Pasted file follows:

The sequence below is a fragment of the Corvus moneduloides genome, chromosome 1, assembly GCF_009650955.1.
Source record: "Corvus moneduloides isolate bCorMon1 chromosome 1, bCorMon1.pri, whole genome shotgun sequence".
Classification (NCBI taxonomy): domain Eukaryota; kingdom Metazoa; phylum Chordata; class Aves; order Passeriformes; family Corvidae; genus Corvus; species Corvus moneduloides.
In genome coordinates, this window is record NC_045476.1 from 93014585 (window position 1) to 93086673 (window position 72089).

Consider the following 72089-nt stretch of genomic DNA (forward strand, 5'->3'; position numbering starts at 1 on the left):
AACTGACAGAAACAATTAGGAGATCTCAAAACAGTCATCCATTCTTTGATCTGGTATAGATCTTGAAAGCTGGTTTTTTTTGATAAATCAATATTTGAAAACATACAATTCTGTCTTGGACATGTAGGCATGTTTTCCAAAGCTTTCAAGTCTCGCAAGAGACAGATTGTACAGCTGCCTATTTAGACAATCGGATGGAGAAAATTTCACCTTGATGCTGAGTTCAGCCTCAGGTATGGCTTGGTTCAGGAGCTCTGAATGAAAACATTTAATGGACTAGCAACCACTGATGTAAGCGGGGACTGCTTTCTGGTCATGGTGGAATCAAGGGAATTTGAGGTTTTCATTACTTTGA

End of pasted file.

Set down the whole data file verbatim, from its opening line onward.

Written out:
The sequence below is a fragment of the Corvus moneduloides genome, chromosome 1, assembly GCF_009650955.1.
Source record: "Corvus moneduloides isolate bCorMon1 chromosome 1, bCorMon1.pri, whole genome shotgun sequence".
Classification (NCBI taxonomy): domain Eukaryota; kingdom Metazoa; phylum Chordata; class Aves; order Passeriformes; family Corvidae; genus Corvus; species Corvus moneduloides.
In genome coordinates, this window is record NC_045476.1 from 93014585 (window position 1) to 93086673 (window position 72089).

Consider the following 72089-nt stretch of genomic DNA (forward strand, 5'->3'; position numbering starts at 1 on the left):
AACTGACAGAAACAATTAGGAGATCTCAAAACAGTCATCCATTCTTTGATCTGGTATAGATCTTGAAAGCTGGTTTTTTTTGATAAATCAATATTTGAAAACATACAATTCTGTCTTGGACATGTAGGCATGTTTTCCAAAGCTTTCAAGTCTCGCAAGAGACAGATTGTACAGCTGCCTATTTAGACAATCGGATGGAGAAAATTTCACCTTGATGCTGAGTTCAGCCTCAGGTATGGCTTGGTTCAGGAGCTCTGAATGAAAACATTTAATGGACTAGCAACCACTGATGTAAGCGGGGACTGCTTTCTGGTCATGGTGGAATCAAGGGAATTTGAGGTTTTCATTACTTTGA